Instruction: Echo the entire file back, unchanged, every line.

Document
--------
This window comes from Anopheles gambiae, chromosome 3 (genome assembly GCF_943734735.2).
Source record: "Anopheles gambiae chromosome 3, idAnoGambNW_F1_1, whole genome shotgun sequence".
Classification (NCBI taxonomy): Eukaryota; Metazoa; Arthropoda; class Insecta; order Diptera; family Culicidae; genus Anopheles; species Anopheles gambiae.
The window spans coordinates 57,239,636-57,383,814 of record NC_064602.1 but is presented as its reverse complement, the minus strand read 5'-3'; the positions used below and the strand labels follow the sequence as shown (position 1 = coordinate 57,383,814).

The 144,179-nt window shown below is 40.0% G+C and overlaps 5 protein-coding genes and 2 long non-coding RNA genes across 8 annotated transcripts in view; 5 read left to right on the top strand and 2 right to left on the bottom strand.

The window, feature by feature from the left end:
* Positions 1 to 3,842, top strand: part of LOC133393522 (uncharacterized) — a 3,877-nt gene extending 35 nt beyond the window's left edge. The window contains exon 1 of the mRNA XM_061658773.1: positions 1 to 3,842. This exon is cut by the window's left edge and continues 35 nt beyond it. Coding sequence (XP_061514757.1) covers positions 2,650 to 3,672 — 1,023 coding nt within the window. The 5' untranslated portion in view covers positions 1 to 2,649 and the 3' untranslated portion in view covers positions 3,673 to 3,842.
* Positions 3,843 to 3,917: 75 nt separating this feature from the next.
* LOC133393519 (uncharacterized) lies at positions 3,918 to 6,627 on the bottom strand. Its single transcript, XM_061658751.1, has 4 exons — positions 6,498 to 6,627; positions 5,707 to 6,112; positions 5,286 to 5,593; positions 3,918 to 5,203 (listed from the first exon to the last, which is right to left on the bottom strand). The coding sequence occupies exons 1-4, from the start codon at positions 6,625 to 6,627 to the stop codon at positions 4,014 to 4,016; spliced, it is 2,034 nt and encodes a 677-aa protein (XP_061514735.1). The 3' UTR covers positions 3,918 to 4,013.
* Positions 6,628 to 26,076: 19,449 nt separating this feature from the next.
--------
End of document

This window comes from Anopheles gambiae, chromosome 3 (genome assembly GCF_943734735.2).
Source record: "Anopheles gambiae chromosome 3, idAnoGambNW_F1_1, whole genome shotgun sequence".
Classification (NCBI taxonomy): Eukaryota; Metazoa; Arthropoda; class Insecta; order Diptera; family Culicidae; genus Anopheles; species Anopheles gambiae.
The window spans coordinates 57,239,636-57,383,814 of record NC_064602.1 but is presented as its reverse complement, the minus strand read 5'-3'; the positions used below and the strand labels follow the sequence as shown (position 1 = coordinate 57,383,814).

The 144,179-nt window shown below is 40.0% G+C and overlaps 5 protein-coding genes and 2 long non-coding RNA genes across 8 annotated transcripts in view; 5 read left to right on the top strand and 2 right to left on the bottom strand.

The window, feature by feature from the left end:
* Positions 1 to 3,842, top strand: part of LOC133393522 (uncharacterized) — a 3,877-nt gene extending 35 nt beyond the window's left edge. The window contains exon 1 of the mRNA XM_061658773.1: positions 1 to 3,842. This exon is cut by the window's left edge and continues 35 nt beyond it. Coding sequence (XP_061514757.1) covers positions 2,650 to 3,672 — 1,023 coding nt within the window. The 5' untranslated portion in view covers positions 1 to 2,649 and the 3' untranslated portion in view covers positions 3,673 to 3,842.
* Positions 3,843 to 3,917: 75 nt separating this feature from the next.
* LOC133393519 (uncharacterized) lies at positions 3,918 to 6,627 on the bottom strand. Its single transcript, XM_061658751.1, has 4 exons — positions 6,498 to 6,627; positions 5,707 to 6,112; positions 5,286 to 5,593; positions 3,918 to 5,203 (listed from the first exon to the last, which is right to left on the bottom strand). The coding sequence occupies exons 1-4, from the start codon at positions 6,625 to 6,627 to the stop codon at positions 4,014 to 4,016; spliced, it is 2,034 nt and encodes a 677-aa protein (XP_061514735.1). The 3' UTR covers positions 3,918 to 4,013.
* Positions 6,628 to 26,076: 19,449 nt separating this feature from the next.